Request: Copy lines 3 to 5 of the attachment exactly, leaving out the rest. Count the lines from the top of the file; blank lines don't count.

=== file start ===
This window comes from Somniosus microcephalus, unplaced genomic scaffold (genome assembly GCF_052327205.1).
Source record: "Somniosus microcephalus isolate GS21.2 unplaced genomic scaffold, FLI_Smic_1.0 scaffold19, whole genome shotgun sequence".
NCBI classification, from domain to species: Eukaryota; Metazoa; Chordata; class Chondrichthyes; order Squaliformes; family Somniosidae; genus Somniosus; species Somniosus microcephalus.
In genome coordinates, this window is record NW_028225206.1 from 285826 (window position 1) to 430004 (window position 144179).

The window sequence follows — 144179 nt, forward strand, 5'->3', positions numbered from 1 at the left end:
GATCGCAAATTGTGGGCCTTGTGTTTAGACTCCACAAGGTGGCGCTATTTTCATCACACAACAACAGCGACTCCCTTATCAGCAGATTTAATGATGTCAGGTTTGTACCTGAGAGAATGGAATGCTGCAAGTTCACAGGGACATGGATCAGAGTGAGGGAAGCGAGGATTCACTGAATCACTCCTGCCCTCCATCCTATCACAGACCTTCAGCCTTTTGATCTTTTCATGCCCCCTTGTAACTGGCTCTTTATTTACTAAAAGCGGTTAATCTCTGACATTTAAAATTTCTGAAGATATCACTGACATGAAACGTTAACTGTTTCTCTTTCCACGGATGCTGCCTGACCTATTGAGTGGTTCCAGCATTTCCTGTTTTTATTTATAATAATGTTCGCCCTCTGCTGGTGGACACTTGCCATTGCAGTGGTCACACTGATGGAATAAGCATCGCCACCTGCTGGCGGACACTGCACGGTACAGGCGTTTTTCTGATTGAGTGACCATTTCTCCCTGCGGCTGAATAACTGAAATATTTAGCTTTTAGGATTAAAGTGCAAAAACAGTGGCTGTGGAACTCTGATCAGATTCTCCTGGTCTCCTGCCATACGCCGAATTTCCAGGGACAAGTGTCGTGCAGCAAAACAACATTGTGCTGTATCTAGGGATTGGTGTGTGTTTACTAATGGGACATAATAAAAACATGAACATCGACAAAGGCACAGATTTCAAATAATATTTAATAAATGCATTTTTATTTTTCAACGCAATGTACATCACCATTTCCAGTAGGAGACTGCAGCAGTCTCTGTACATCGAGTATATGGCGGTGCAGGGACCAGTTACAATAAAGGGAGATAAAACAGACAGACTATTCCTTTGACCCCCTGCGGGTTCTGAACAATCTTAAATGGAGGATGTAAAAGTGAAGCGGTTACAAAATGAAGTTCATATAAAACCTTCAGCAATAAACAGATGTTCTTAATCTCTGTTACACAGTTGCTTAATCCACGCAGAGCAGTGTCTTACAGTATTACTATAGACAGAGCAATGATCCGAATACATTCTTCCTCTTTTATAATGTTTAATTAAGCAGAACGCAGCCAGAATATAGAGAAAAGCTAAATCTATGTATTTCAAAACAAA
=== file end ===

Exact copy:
NCBI classification, from domain to species: Eukaryota; Metazoa; Chordata; class Chondrichthyes; order Squaliformes; family Somniosidae; genus Somniosus; species Somniosus microcephalus.
In genome coordinates, this window is record NW_028225206.1 from 285826 (window position 1) to 430004 (window position 144179).

The window sequence follows — 144179 nt, forward strand, 5'->3', positions numbered from 1 at the left end: